Article Raspberry Pi Pico vs. Arduino

Apr 13, 2023
“Raspberry Pi Pico vs. Arduino: A Comparison of Two Popular Microcontroller Boards”
What Is Arduino ?

In a general perspective, Arduino is an open-source microcontroller platform. It was initially developed in 2005 by Italian designers Massimo Banzi and David Cuartielles. The Arduino platform has become a popular choice for hobby electronics and robotics projects due to its easy programming features, affordable price, and flexible design. Arduino can control various components and sensors. It provides users with Arduino IDE, a simple programming language for writing the code to be used in their projects. This way, even users without programming knowledge can easily create their projects. The Arduino platform can be used for many different application areas. For example, it can be used in smart home systems, security systems, robotic systems, automation systems, IoT (Internet of Things) projects, musical instruments, games, and many other area.

Raspberry Pi Pico vs. Arduino: A Comparison of Two Popular Microcontroller Boards

Raspberry Pi Pico and Arduino are microcontroller boards designed for different purposes. Both can be used for hobby electronics, robotics, IoT (Internet of Things), and other projects. However, the design, features, and usage of each board are different.


Processor: Both Raspberry Pi Pico and Arduino have a microcontroller processor. Raspberry Pi Pico has an Arm Cortex-M0+ processor, while Arduino has an Atmel AVR or Arm Cortex processor.

Operating System: Neither board comes with its own operating system. Instead, users typically need to write their own software.

Programming Language: Both boards are typically programmed using the C/C++ programming language.

Development Environment: Both Raspberry Pi Pico and Arduino have their own development environments. Raspberry Pi Pico has the Pico SDK developed by the Raspberry Pi Foundation, while Arduino has the Arduino IDE.


Price: Raspberry Pi Pico is generally more affordable than most Arduino models.

• Memory: Raspberry Pi Pico has 2 MB of built-in flash memory, while Arduino typically has memory sizes ranging from 32 KB to 256 KB.

I/O Pins: Raspberry Pi Pico comes with 26 I/O pins, while different Arduino models come with varying numbers of I/O pins.

Power Consumption: Raspberry Pi Pico is a lower power consuming microcontroller board. Therefore, it may be more suitable for projects powered by batteries.

Operating System Support: Raspberry Pi Pico supports Python-based operating systems such as MicroPython and CircuitPython, while Arduino does not support these operating systems.

Expansion Boards: Raspberry Pi Pico does not have expansion boards like Raspberry Pi, but Arduino can typically be used with such boards.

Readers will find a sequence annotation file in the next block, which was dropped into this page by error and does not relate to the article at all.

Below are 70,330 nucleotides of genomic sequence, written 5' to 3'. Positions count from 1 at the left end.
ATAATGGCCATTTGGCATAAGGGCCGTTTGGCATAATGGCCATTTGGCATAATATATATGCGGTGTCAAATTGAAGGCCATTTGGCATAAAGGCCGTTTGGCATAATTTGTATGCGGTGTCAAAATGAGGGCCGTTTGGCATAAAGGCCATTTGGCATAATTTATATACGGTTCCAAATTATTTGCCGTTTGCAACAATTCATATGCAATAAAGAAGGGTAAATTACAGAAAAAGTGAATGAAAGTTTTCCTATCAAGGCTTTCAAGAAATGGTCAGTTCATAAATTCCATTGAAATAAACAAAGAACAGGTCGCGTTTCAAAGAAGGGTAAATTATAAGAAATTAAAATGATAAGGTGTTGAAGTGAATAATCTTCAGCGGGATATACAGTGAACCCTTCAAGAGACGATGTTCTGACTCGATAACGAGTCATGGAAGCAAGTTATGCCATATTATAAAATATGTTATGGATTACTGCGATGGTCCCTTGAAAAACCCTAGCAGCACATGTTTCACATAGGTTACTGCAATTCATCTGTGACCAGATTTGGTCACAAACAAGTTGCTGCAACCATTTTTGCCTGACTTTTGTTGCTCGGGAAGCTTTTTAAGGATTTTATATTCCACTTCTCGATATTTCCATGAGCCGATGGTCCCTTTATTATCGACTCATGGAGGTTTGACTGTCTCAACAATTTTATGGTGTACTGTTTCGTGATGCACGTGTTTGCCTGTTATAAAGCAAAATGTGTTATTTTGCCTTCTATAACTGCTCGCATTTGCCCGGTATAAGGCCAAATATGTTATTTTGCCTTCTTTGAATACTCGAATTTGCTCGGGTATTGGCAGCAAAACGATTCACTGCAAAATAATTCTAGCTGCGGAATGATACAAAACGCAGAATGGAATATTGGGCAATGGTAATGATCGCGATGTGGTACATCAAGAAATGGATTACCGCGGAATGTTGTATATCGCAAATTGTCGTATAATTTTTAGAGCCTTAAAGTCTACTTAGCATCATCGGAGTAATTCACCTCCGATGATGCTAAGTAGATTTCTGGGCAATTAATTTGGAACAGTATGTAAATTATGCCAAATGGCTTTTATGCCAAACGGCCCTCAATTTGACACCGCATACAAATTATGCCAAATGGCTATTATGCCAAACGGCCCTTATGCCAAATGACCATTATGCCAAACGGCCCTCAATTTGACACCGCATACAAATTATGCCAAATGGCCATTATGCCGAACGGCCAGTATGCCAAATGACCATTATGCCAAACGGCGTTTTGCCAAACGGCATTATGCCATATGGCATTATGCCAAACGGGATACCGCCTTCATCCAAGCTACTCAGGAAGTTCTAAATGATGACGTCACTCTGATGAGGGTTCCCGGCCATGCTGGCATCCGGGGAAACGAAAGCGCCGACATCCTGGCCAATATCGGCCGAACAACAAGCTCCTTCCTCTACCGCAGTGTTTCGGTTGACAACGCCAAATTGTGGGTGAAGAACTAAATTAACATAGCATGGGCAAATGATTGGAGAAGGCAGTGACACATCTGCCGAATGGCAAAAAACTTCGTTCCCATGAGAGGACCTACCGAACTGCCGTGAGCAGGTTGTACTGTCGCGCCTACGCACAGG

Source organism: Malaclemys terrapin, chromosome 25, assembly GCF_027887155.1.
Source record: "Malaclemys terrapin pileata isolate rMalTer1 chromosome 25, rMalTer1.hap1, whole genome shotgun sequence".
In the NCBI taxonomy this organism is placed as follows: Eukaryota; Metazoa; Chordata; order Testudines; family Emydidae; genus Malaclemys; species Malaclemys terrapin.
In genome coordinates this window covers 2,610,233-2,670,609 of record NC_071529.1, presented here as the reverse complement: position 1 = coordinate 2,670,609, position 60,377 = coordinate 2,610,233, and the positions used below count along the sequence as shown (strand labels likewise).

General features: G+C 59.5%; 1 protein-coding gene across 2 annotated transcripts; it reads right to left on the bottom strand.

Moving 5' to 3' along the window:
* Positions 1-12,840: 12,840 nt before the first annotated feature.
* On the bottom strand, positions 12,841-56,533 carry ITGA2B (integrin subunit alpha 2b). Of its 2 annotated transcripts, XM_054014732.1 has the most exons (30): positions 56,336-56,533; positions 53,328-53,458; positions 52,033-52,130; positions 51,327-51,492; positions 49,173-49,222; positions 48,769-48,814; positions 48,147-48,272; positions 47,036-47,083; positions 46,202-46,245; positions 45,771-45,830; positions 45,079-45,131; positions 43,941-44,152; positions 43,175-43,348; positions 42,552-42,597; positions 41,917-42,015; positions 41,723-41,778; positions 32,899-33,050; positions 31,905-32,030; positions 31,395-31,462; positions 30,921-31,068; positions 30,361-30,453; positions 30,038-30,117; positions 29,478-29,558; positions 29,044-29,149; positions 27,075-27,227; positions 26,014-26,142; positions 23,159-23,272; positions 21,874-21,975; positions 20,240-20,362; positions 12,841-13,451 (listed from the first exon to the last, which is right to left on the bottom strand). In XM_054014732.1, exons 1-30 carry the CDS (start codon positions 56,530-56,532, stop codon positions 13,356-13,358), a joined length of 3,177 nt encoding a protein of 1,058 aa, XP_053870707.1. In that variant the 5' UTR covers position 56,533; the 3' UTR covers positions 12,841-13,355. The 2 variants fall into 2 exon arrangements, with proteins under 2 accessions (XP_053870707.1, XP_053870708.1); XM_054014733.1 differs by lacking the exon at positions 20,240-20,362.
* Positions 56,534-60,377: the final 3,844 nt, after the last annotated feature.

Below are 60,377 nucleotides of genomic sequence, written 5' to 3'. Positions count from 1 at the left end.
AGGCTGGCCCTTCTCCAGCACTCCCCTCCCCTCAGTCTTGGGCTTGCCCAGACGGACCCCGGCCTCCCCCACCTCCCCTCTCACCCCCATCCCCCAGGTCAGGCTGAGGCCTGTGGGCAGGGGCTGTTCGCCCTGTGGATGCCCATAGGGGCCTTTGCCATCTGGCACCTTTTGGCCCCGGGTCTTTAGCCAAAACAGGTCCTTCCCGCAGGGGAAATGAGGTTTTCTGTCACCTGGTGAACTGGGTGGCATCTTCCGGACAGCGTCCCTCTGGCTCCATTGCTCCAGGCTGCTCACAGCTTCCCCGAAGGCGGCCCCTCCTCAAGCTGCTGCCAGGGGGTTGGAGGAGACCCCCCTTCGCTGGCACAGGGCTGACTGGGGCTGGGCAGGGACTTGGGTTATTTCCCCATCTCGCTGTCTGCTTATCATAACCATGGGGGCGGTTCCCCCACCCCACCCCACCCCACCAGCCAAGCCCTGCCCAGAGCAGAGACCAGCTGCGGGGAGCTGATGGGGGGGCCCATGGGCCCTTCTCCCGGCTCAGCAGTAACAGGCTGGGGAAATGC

In conclusion, both Raspberry Pi Pico and Arduino are popular microcontroller boards designed for different purposes. Your choice will depend on the requirements of your project. Raspberry Pi Pico is a lower power consuming and more affordable option, while Arduino is more versatile in terms of I/O pins and expansion board options.
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May 18, 2019
This sort of looks like an advertisement for the Pico. Full disclosure: I've never used a Pico, though I have considered it several times. I do projects that employ multiple small projects each are one or two tasks. I'll make the same list as above for my applications
  • A Pico can be bought for about US$6 an Arduino Nano for just over US$2.
  • Memory, this is important. Almost all of the projects I've done work on the Nano. Flash memory holds the program and RAM holds the variables. If your project is big, the Pico would be a better choice. Small, your throwing away US$4
  • I/O pins, I've never used all on a Nano, Same comment as memory
  • Power Consumption. In sleep mode I'm pulling 100μA. The Pico spec has it at 800μA. Where there is no power, there is usually sunshine. I use 18650 battery charged by a 1W solar panel through a charge controller. This costs is way more than the processor ($4+$4+$1)
  • OS. Again consider your application. Single tasks don't need an OS. Interrupts? Pico has one shared with the SPI bus, Nano, 2 dedicated. I wouldn't be able to use the Pico on my water meter project because of this. Language, Pico supports Python and C++, the former in a development environment not for the timid; the latter uses the Arduino IDE (how's that for irony?) This IDE is very mature and not difficult to learn. Nano is pretty much just C++. I'm not a big fan of Python, but that's just an opinion.
  • Again, an opinion. I use an ethernet expansion board in my NTP server project, mainly because there's a lot of connections that need to be done and the overhead of TCP/IP is on board ... NTP uses UDP ;) One big plus for expansion boards is that they have reliable connectors.
In conclusion, when I first looked into the RPi Pico, I was underwhelmed at the support. I'm hoping to be whelmed someday.

In all fairness, I'm using the Raspberry Pi Zero W (headless) as a crucial part of the my backyard environment data collection project. I chose this because the OS is well supported! (Alas, the W part stopped working. From what I read, this is common. So I use a USB to WiFi, which is also well supported)